When Major Ivan Hirst arrived in Wolfsburg – the home of Volkswagen cars – he was less than impressed with what he found. The streets were overgrown and potholed. The small population lived in barracks.
And the Volkswagen factory was even worse.
“A disgusting smell hung over the whole property,” Hirst later recalled. “All the drainage systems had been damaged in Allied bombing and hadn't been repaired. The toilets were broken and completely unhygienic. It was awful!”
It was August 1945 and Hirst – a 29-year-old major in the British Army – had been assigned the task of dismantling the factory by his military superiors. Germany was to have no industry worthy of the name, allied commanders had decided.
Ivan Hirst. Photo: Volkswagen archive
But Hirst saw enough potential in the town and its sole source of income to try and save the plant.
He had himself worked as an engineer during the war and had been impressed by the Volkswagen cars that Allied troops had captured from the Germans.
So he found the best remaining version of the car left over from the Nazi period, painted it in camouflage, and presented it to his superiors as the solution to their urgent need to replace vehicles damaged during the war.
The military hierarchy agreed and on August 22 work began on a contract for 20,000 Volkswagen, plus 500 trailers and 500 military vehicles.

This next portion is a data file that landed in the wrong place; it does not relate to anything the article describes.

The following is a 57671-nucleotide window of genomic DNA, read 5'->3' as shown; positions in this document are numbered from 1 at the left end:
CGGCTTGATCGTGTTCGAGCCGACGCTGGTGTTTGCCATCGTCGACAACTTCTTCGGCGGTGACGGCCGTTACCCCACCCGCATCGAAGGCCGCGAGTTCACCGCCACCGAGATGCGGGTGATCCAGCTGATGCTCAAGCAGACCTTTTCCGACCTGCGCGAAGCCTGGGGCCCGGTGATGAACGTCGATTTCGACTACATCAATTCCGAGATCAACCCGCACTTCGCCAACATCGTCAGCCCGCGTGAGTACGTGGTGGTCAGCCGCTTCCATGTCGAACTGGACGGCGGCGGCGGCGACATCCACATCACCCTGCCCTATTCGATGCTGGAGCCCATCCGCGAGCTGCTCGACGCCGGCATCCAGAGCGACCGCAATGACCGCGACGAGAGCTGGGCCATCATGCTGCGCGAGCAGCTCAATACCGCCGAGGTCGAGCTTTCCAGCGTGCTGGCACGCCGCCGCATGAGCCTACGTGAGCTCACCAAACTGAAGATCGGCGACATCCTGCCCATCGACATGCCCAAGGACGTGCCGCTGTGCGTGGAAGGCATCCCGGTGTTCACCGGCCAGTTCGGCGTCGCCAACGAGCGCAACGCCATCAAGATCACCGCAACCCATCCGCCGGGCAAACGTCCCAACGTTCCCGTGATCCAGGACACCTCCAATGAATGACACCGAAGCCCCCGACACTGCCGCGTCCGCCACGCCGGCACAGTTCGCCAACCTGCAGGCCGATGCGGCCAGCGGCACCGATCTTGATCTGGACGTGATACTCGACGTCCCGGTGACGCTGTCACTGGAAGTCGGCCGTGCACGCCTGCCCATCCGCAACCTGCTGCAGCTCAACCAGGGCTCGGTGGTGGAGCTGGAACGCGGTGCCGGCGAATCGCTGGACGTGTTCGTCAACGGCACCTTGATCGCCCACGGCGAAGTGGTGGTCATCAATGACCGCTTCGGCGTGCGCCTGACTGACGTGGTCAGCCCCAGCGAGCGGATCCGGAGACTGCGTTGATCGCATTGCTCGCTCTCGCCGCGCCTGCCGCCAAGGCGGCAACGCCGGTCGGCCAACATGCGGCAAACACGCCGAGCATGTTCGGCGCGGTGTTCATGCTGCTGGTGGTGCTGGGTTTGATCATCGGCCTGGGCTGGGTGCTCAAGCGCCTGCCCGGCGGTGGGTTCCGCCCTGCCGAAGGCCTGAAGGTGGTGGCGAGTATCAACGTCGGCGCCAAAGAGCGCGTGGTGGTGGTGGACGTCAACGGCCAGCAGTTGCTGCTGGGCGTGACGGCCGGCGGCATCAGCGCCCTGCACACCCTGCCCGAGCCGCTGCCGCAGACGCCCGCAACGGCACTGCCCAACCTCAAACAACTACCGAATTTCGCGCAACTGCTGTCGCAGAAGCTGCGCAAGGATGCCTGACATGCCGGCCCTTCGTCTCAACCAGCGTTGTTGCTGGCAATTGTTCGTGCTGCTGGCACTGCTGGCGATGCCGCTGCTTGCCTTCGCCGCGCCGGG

“That saved Volkswagen,“ Hirst, the son of Oldham industrialists, said years later.
On 27th December 1945 the factory went into production, two months late – and before new year 1946 55 Volkswagen had already been wheeled pout of the factory doors. By March they had hit 1,000.
In the first years the company grow almost exponentially, with 10,000 cars produced by the end of 1946 and turnover already hitting 55 million marks. In 1947 the company tied up its first export deal.
The barracks where Volkswagen workers lived. Photo: Volkswagen archive.
But malnutrition was a significant problem. In the winter of 1946/7 the small town with a population of 20,000 faced a “starvation winter” in which hundreds of thousands of people died nationwide.
At the plant, employees collapsing due to exhaustion was a common problem. Vitamin deficiencies resulting in tooth loss were also rife.
Hirst also had to deal with a lack of qualified employees. Many of the engineers and factory workers who had been active at the factory during the war now sat in prisoner of war camps.
The conditions in the town – also renamed earlier in the year from the catchy City of the Strength through Joy Car to Wolfsburg – were also miserable.
Men were sleeping 14 to a room on straw mattresses, often without woolen blankets. Many workers moved away shortly after arriving.
But Hirst was a master motivator and himself showed an incredible work ethic, working ten- to twelve-hour days.
By wrangling army connections, the young man from west Yorkshire managed to struggle through. At one point he persuaded his commanders to release 1,000 previous builders of the car – known in Nazi times as the Strength through Joy car – from camps.
On another occasion he secured a shipment of fish from Hamburg to fend off hunger.
By the time the Englishman left the company in 1949 it had been transformed into the biggest car company in Germany.
The irony is that the world's largest car maker might have been founded by the Nazis in 1937, but it can thank its survival to a plucky British officer – and the need of the British army for reliable, efficient cars.